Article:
American Airlines calls police to force NAACP’s William Barber off plane.

Remember When American Airlines Called the Police to Force NAACP’s Rev. William Barber Off a Plane?

Remember When American Airlines Called the Police to Force NAACP’s Rev. William Barber Off a Plane?

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April 23 2017 12:44 PM

Remember When American Airlines Called the Police to Force NAACP’s Rev. William Barber Off a Plane?

Rev. William Barber II

Photo by Sean Rayford/Getty Images

On Friday night, video emerged of an American Airlines flight attendant allegedly hitting a woman with her baby’s stroller, then challenging a passenger who attempted to intervene to “hit me.” The incident bears obvious similarity to a recent string of disturbing airplane encounters, the most notorious of which involved a police officer dragging a bloody passenger off an overbooked United flight.

Mark Joseph Stern Mark Joseph Stern

Mark Joseph Stern covers courts and the law for Slate.

These conflicts have received a great deal of publicity in recent weeks, but they are not at all a new phenomenon. Indeed, just last year, in a nonviolent but still disturbing confrontation, American Airlines removed Rev. William Barber II—president of the North Carolina NAACP and leader of the Moral Mondays movement—from a flight, utilizing a police officer. The incident received virtually no press at the time, but it has become relevant once more in light of this month’s airplane confrontations. Barber had just delivered the keynote speech at an interfaith event that launched the 2016 Ecumenical Advocacy Days, which encourages people of faith to fight for the rights of the marginalized. He had boarded a plane returning to Raleigh-Durham and sat down in the two seats he requires due to a disability when he noticed a fellow passenger talking very loudly. When he asked a flight attendant to request that the passenger lower his voice, the man began disparaging Barber, criticizing his disability and declaring his problems with “those people.”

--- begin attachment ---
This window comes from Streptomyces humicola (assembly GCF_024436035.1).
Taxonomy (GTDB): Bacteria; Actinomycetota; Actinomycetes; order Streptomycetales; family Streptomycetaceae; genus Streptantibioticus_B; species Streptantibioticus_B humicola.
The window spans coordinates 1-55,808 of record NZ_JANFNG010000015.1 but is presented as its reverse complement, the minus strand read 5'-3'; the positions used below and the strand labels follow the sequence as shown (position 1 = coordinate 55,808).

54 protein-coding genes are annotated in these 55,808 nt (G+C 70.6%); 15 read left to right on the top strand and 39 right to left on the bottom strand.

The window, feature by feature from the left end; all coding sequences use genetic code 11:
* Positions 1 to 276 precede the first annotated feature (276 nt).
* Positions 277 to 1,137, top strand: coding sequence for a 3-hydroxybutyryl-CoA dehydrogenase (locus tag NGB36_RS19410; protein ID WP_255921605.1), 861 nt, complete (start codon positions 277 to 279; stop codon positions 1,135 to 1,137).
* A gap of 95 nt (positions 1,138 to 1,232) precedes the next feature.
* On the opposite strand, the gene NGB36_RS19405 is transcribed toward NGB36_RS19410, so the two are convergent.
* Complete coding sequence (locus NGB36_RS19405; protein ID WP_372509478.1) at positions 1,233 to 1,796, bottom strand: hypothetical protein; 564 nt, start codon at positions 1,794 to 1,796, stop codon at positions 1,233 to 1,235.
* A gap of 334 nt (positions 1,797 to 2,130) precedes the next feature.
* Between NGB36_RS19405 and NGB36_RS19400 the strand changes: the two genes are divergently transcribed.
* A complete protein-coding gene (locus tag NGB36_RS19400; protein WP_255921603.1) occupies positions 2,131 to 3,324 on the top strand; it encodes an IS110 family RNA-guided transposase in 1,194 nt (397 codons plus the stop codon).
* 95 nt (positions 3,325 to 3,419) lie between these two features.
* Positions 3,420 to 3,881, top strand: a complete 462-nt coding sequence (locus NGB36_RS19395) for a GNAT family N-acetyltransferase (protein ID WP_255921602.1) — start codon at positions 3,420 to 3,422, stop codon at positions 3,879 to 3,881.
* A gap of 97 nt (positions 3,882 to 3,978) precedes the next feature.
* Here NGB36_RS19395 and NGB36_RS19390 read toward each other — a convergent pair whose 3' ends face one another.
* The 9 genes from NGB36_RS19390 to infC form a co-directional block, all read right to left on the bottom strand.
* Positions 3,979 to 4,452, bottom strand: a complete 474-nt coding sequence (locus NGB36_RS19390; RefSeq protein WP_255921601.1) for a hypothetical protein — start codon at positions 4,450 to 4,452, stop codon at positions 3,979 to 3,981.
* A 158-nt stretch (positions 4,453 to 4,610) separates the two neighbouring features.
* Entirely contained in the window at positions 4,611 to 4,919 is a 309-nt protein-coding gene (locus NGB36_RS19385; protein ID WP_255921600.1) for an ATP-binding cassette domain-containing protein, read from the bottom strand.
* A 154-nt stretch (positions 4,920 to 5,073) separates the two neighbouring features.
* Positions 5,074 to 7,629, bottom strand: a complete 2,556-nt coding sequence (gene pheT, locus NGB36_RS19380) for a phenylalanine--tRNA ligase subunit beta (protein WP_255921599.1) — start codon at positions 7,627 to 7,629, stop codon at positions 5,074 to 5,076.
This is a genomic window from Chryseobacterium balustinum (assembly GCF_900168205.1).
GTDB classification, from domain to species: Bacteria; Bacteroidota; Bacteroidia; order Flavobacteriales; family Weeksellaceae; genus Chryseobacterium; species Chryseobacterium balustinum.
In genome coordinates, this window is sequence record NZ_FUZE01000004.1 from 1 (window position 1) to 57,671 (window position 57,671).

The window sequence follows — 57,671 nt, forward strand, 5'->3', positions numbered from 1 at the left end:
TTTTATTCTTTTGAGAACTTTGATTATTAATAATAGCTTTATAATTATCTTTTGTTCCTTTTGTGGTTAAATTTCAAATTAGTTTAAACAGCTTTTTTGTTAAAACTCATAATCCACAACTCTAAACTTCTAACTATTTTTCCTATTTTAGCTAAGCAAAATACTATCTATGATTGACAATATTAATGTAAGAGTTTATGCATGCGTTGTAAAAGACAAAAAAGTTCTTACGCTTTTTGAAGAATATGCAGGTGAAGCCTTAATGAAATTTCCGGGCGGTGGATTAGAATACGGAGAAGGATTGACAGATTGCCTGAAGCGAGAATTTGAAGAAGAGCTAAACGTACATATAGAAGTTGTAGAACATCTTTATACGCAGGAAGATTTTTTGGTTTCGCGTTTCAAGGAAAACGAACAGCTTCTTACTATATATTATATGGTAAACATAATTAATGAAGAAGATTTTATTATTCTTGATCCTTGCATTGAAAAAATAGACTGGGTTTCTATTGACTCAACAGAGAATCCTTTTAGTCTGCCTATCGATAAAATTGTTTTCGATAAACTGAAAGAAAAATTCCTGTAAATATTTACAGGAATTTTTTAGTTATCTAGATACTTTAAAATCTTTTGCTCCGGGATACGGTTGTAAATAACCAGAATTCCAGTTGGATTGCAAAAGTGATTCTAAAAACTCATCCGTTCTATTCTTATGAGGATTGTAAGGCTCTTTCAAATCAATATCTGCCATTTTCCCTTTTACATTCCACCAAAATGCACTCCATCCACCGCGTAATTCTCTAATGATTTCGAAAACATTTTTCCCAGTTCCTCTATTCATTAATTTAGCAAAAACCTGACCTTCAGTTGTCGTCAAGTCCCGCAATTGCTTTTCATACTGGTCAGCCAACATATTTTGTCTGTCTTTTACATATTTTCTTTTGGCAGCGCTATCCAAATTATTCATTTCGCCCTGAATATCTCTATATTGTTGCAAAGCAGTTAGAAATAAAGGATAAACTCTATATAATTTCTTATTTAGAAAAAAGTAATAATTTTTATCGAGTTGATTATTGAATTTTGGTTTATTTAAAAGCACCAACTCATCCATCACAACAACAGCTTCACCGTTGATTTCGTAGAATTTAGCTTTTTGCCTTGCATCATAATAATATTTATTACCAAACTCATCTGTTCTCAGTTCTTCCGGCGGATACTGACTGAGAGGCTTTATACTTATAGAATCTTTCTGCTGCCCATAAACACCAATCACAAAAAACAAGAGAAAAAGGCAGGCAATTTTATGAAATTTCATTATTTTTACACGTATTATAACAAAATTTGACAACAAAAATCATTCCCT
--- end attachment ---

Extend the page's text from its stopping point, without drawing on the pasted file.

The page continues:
According to a statement written by Barber and published in the Wilmington Journal, what happened next is distressingly familiar. Barber could not turn around because of his disability, so he rose and calmly told the man that, in Barber’s words, “he did not know me” or “my condition.” He added that he “would pray for him.” Apparently, a member of the airline crew then called the police. An officer arrived and told Barber, “Sir you need to leave the plane.” Barber did so immediately. He reflected on the experience in his statement:

Virtually all the police officers and American employees were gracious to me.  Some were openly troubled by the decision to force me to spend another night away from home. To those of you who were worried about me, I am fine, physically. Yes, I am not at all happy about what I believe were the real reasons I was the one asked to leave.  My training and experiences with non-violent civil disobedience, and my deep faith, however, made my decision to peacefully comply with the order to get off the plane an easy one. I turned the matter over to my legal counselors, one here and one in Washington DC.

The graciousness of Barber’s statement is unsurprising: For years, the reverend has served as the leading moral voice of progressive opposition to racism, greed, and bigotry. As the leader of Moral Mondays, Barber battled North Carolina’s Republican-led descent into cruelty, apathy, and avarice. He has been mocked, degraded, and arrested by his opponents, and yet he continues to fight tirelessly against injustice. And for that, he was rewarded by getting booted from his airplane by a law enforcement officer. Barber may have complied “peacefully” with the officer’s instructions. But that doesn’t mean the rest of us have to accept this state of affairs as anything close to normal.

*Correction, April 23, 2017: This post originally misstated the date on which Barber was removed from the airplane.